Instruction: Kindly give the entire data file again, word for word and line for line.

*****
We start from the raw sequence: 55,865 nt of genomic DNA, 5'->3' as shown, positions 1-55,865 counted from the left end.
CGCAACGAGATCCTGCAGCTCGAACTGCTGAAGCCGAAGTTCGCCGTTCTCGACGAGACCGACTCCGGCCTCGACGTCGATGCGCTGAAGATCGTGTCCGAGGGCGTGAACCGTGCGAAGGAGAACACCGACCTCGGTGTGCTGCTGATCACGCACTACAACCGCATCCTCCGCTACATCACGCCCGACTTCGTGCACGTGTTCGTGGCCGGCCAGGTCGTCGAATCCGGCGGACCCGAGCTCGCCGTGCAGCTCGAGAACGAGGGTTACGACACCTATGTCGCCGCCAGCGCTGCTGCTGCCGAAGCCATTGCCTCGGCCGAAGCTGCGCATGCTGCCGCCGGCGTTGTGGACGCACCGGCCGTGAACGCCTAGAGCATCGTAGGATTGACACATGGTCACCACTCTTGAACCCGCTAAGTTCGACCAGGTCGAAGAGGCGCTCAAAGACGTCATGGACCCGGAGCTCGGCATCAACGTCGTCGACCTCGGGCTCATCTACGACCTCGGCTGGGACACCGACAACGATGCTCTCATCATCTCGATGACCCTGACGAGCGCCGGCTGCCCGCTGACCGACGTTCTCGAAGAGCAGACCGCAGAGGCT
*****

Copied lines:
We start from the raw sequence: 55,865 nt of genomic DNA, 5'->3' as shown, positions 1-55,865 counted from the left end.
CGCAACGAGATCCTGCAGCTCGAACTGCTGAAGCCGAAGTTCGCCGTTCTCGACGAGACCGACTCCGGCCTCGACGTCGATGCGCTGAAGATCGTGTCCGAGGGCGTGAACCGTGCGAAGGAGAACACCGACCTCGGTGTGCTGCTGATCACGCACTACAACCGCATCCTCCGCTACATCACGCCCGACTTCGTGCACGTGTTCGTGGCCGGCCAGGTCGTCGAATCCGGCGGACCCGAGCTCGCCGTGCAGCTCGAGAACGAGGGTTACGACACCTATGTCGCCGCCAGCGCTGCTGCTGCCGAAGCCATTGCCTCGGCCGAAGCTGCGCATGCTGCCGCCGGCGTTGTGGACGCACCGGCCGTGAACGCCTAGAGCATCGTAGGATTGACACATGGTCACCACTCTTGAACCCGCTAAGTTCGACCAGGTCGAAGAGGCGCTCAAAGACGTCATGGACCCGGAGCTCGGCATCAACGTCGTCGACCTCGGGCTCATCTACGACCTCGGCTGGGACACCGACAACGATGCTCTCATCATCTCGATGACCCTGACGAGCGCCGGCTGCCCGCTGACCGACGTTCTCGAAGAGCAGACCGCAGAGGCT